Live Life Fully This Year


I open a new book authored by Julia Cameron and I settle in to read, knowing there will be at least one gem on its pages.

Yep … wait for it. It’s coming. I can feel it.

There are several, as it turns out, but one lands with a boom and pushes a knowing smile onto my face. Yes, this is the way to set the tone for 2013.

The book, Safe Journey, is literally about Cameron’s fear of flying and offers “prayers and comfort for frightened fliers and other anxious souls.” Metaphorically, of course, it is about way, way more. In it she recounts an experience she had on a flight where she winds up soothing her own anxiety by having a conversation with her also-anxious seat mate. Part of their exchange goes like this:

Julia: We’re not going to crash.

Seat Mate: You’re certain?

Julia: I’m certain.

Seat Mate: What if it’s God’s will that we crash?

Julia: Well, then I would try to be okay with that.

Seat Mate: How could you be?

Julia: I’d try to feel that I’d lived fully, that it was enough.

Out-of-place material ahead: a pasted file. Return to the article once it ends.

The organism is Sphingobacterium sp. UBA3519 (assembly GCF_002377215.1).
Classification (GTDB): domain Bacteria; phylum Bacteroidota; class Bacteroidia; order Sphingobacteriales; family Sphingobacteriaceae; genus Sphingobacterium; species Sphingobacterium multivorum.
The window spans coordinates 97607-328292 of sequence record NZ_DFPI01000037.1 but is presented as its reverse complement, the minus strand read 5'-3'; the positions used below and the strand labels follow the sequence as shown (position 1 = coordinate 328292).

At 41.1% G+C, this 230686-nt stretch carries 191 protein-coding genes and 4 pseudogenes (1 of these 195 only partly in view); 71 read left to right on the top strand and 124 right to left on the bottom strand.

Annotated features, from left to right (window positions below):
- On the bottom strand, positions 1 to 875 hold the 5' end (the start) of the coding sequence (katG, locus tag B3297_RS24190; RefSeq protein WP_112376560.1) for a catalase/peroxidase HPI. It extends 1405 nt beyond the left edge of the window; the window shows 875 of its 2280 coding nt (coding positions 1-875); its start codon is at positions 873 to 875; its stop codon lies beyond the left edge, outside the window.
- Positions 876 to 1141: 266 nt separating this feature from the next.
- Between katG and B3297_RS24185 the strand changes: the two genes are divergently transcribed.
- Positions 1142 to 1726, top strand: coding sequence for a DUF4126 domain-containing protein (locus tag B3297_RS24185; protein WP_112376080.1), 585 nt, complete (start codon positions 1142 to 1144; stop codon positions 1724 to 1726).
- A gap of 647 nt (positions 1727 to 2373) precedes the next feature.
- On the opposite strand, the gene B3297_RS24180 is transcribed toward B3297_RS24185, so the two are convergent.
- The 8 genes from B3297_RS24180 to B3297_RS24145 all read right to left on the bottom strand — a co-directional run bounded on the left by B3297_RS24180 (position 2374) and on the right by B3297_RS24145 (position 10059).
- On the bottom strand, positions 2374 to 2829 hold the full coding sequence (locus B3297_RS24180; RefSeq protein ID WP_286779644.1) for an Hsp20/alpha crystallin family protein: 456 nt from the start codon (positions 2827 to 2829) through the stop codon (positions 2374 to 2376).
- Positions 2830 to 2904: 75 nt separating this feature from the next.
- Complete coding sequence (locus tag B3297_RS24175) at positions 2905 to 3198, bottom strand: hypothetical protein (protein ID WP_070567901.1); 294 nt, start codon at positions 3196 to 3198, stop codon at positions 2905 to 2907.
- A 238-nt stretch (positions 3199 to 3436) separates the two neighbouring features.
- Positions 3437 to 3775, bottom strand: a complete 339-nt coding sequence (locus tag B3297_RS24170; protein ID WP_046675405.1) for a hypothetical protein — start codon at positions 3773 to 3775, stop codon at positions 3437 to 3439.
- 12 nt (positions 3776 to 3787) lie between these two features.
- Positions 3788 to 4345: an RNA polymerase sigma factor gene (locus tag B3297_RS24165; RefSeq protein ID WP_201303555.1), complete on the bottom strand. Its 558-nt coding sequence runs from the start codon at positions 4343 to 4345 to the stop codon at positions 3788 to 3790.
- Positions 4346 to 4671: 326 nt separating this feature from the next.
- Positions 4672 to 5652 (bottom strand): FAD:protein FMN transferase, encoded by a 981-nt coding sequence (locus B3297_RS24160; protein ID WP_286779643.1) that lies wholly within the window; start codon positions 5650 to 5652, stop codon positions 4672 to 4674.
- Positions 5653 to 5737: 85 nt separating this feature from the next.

Seat Mate: Maybe that’s why I feel so afraid. I don’t feel that I’ve lived fully. I don’t feel that it is enough.

Cameron then observes, “This confession moves me. It occurs to me that a fear of dying is directly tied to the feeling of not having lived fully.”

Let us resolve to live fully this year, shall we?

Maybe if you feel compelled to write down something to start your year, it could be a definition of what that means to you. What is living fully in your life, your world?

On the other hand, if you’re one who’s resistant to all things ‘resolution’ like, then just read this and remember it. Living fully doesn’t have to mean that you jetted off to Paris or raked in a six-figure bonus or had a fancier car than your annoyingly competitive neighbor. It could be those things. This is your blueprint, so craft it how you like.

What I’m more trying to get at, though, is to be present. If you decide to spend a lazy afternoon watching bad television, then be with that. Don’t chide yourself for it. Call it decadence and submerge into the bubble. Same for a trip to the park with your kids or a stroll through an antiques store. Or creating a spreadsheet. Or learning Spanish. Or crawling into a hammock and staring at the clouds wafting by.